Emery is the recipient of an R.W. Kern Center Student Grant, which funds research or projects relating to an aspect of the RWKC’s systems, mission, or to the Living Building Challenge.

Emery is creating their own off-grid home from an old RV. Below is their DIY guide to calculating energy demand and photovoltaic solar system requirements.

What will I be able to power with my solar system?

I calculated my energy usage by first listing every single appliance that I want to power. Then I estimated how long I’d want to power each appliance every day. I determined the wattage of each appliance (usually listed on the appliance somewhere, or on the internet), then I multiplied the wattage by the number of hours desired. This gave me the watt-hours of each appliance which I added up to get the total watt-hours my system will need to accommodate:

Appliance Hours/day Watts Watt hours/day
Mini fridge/freezer 24 36.7 881
Coffee maker .1 900 90
Microwave .05 700 35
4 ceiling fans 8 20 watts x 4 = 80 640
Compost toilet vent fan 24 1.8 43.2
8 LED lights 8 3 watts x 8 = 24 192
2 water pumps for the heated sump pump shower system 1 96 watts x 2 = 192 192
Alarm clock 24 2 48
1 computer charger 8 85 680
1 phone charger 8 6 48
2,027.5 total watts if all appliances are powered at once 2,850 watt-hours OR 3 kWh

Once I knew my total watt hours, I needed to figure out how many solar panels I’d need (based on the average sunlight hours during the least sunny month, which is 2.8 hours/day for where I am near Worchester, MA). I also needed to figure out the size of my battery bank (based on how much power I want to store throughout the day and how long I want that power to last during cloudy days), and the size of my inverter, which manages the amount of power being drawn from the system at any given time (for example, if you want to power your 40 watt fridge at the same time as your 700 watt microwave and your 170 watt computer charger, you would need a inverter that can handle at least 40+700+170=910 watts, which means you would need to purchase a 1kW, or, to be on the safe side, a 1.5kW inverter). Phew! So many parts!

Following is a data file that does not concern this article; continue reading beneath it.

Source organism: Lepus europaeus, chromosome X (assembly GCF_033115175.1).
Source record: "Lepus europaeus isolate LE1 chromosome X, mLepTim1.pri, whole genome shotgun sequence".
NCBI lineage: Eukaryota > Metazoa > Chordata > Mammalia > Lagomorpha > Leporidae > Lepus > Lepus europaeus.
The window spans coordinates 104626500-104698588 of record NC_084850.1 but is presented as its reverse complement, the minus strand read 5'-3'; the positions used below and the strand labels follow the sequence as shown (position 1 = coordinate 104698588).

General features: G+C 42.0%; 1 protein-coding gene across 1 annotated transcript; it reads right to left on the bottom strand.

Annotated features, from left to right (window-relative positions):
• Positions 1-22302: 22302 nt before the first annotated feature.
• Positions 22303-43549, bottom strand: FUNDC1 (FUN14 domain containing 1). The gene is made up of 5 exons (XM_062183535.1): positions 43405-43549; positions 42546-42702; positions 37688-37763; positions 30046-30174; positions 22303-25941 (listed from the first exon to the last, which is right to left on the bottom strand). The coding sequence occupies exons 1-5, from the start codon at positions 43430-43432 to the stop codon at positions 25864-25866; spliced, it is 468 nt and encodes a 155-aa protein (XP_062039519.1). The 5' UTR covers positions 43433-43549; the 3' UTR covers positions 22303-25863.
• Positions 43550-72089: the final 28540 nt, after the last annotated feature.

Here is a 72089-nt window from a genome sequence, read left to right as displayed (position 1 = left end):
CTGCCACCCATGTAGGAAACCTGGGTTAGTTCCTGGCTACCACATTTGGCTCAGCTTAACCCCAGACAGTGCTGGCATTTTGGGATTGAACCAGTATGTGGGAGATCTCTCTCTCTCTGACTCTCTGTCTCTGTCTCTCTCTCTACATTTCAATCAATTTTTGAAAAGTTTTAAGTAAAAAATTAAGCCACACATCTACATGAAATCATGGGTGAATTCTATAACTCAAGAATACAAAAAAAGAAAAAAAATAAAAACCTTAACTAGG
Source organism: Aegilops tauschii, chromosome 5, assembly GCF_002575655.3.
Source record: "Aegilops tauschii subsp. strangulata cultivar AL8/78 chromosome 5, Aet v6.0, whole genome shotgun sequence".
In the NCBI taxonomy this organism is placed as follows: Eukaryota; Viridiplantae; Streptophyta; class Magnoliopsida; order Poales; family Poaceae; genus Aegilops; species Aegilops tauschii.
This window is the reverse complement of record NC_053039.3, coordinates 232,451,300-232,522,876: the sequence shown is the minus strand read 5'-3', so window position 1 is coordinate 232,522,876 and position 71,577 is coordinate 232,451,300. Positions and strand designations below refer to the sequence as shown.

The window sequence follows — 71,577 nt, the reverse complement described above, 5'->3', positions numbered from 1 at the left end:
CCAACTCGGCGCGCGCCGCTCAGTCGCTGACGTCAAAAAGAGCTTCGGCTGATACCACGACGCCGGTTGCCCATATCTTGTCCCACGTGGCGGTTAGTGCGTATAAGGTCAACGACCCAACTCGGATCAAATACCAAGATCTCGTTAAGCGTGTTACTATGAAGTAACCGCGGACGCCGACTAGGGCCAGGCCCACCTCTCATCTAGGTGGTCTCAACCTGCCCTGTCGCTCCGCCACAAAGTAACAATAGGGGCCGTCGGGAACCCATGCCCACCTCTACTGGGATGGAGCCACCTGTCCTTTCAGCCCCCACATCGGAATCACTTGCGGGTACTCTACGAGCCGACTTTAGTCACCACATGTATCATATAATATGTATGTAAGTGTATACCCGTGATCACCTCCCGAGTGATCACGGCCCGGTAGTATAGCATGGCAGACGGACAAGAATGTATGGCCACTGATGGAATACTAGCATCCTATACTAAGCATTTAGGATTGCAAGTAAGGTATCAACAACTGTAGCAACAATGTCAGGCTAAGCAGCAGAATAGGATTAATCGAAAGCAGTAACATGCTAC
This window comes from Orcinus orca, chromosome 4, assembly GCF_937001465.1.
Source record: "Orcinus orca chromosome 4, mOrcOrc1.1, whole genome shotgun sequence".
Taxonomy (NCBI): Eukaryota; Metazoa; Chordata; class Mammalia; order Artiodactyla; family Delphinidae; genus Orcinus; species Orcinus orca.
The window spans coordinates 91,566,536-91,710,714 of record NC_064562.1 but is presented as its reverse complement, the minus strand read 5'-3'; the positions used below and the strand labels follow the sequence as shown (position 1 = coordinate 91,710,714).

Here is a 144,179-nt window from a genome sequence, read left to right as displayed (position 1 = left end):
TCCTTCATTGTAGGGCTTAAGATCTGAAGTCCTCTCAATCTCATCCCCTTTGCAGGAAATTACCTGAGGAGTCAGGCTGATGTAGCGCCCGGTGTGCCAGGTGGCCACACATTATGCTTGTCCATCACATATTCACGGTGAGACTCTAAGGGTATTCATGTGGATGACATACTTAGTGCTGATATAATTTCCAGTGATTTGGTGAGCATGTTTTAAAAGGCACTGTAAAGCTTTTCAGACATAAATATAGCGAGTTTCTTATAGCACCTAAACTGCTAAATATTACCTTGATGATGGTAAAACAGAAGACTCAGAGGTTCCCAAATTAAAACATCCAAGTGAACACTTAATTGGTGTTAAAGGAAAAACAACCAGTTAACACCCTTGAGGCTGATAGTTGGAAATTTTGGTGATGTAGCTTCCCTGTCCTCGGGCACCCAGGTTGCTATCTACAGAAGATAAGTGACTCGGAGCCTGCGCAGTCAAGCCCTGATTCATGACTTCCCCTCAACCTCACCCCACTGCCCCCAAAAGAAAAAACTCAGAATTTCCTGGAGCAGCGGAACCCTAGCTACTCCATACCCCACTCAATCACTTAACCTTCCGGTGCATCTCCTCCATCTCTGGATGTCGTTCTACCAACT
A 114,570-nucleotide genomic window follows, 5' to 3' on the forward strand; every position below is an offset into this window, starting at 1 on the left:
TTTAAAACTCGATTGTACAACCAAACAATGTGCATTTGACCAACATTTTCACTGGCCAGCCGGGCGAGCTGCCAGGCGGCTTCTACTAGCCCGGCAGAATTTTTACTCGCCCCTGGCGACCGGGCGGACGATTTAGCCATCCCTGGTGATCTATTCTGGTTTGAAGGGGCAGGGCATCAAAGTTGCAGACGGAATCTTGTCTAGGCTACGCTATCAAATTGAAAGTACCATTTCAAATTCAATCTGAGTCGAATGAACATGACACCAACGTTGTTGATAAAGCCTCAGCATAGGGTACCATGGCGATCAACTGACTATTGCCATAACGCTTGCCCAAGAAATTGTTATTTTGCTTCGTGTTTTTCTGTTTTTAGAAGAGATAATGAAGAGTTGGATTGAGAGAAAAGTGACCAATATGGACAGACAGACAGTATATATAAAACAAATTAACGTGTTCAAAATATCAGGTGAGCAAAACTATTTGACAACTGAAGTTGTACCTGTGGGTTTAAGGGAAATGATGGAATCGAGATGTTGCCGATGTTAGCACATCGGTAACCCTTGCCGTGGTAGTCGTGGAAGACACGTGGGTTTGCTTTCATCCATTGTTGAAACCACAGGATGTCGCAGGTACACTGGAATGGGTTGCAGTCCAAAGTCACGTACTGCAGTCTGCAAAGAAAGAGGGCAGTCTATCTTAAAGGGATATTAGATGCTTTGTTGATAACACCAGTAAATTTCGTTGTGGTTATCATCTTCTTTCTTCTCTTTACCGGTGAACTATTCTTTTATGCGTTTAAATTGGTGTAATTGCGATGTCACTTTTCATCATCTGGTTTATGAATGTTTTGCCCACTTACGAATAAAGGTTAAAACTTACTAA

To power my 3KW system with 2.8 hours of sun every day, I will need:

• PANELS: Five 180-watt solar panels (or nine 100-watt panels, which would be harder to fit on my roof!)
5 x 180W = 900W x 2.8 sun hours = 2520W, which is less than 3kW but still enough to power everything except for the ceiling vent fans (2,850-640 = 2210W), which will not be used during the winter or on rainy days anyway.
When calculated using the year-round sun average of 4.42 hours, this system is closer to 4kW!

• INVERTER: A 2,000 or 3,000-watt inverter
A 2kW inverter would mean I could never power all of my appliances at the same time, but doing so would never be absolutely necessary; a 3kW inverter is more expensive, but would mean I would never need to be conscious of how many appliances are running together)

If I want the solar system to run for 3 cloudy days in a row (without powering the ceiling vent fans, so 2210 watts total), I need to multiply 2210 x 3 = 6630 watt-hours. You can build your own lithium iron phosphate batteries very easily, and they can provide 2400 watt hours for around $500 each, so 3 of those would be more than enough.

This whole system could easily cost over $3000. The tricky thing is that the battery bank will cost about half the price of the entire system because of where we are in the Northeast! With my solar budget at $1500-$2000 max, I am in the process of doing research on energy efficient appliances for off-grid purposes and DIY options so that I can 1) lower the cost of the system and 2) lower my needs (and therefore lower my costs). Stay tuned!

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